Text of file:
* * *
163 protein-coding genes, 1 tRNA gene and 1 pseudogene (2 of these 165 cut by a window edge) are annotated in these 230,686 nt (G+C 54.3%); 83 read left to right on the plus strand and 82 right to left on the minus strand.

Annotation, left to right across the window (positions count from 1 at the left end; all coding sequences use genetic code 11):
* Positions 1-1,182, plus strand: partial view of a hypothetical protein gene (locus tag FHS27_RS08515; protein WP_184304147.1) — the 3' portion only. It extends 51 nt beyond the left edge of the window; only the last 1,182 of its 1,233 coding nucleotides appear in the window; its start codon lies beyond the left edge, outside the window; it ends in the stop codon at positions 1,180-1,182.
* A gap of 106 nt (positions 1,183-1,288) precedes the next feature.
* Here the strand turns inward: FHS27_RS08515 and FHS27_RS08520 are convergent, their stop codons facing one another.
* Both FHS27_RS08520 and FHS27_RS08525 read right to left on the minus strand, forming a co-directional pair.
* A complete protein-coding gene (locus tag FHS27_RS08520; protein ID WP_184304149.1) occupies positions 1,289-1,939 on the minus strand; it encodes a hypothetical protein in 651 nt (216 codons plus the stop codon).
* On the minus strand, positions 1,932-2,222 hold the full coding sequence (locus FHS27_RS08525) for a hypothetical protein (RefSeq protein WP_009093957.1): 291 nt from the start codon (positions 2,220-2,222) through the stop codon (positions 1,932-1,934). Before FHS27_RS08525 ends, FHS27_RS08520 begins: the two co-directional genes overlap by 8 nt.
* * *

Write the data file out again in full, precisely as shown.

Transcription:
163 protein-coding genes, 1 tRNA gene and 1 pseudogene (2 of these 165 cut by a window edge) are annotated in these 230,686 nt (G+C 54.3%); 83 read left to right on the plus strand and 82 right to left on the minus strand.

Annotation, left to right across the window (positions count from 1 at the left end; all coding sequences use genetic code 11):
* Positions 1-1,182, plus strand: partial view of a hypothetical protein gene (locus tag FHS27_RS08515; protein WP_184304147.1) — the 3' portion only. It extends 51 nt beyond the left edge of the window; only the last 1,182 of its 1,233 coding nucleotides appear in the window; its start codon lies beyond the left edge, outside the window; it ends in the stop codon at positions 1,180-1,182.
* A gap of 106 nt (positions 1,183-1,288) precedes the next feature.
* Here the strand turns inward: FHS27_RS08515 and FHS27_RS08520 are convergent, their stop codons facing one another.
* Both FHS27_RS08520 and FHS27_RS08525 read right to left on the minus strand, forming a co-directional pair.
* A complete protein-coding gene (locus tag FHS27_RS08520; protein ID WP_184304149.1) occupies positions 1,289-1,939 on the minus strand; it encodes a hypothetical protein in 651 nt (216 codons plus the stop codon).
* On the minus strand, positions 1,932-2,222 hold the full coding sequence (locus FHS27_RS08525) for a hypothetical protein (RefSeq protein WP_009093957.1): 291 nt from the start codon (positions 2,220-2,222) through the stop codon (positions 1,932-1,934). Before FHS27_RS08525 ends, FHS27_RS08520 begins: the two co-directional genes overlap by 8 nt.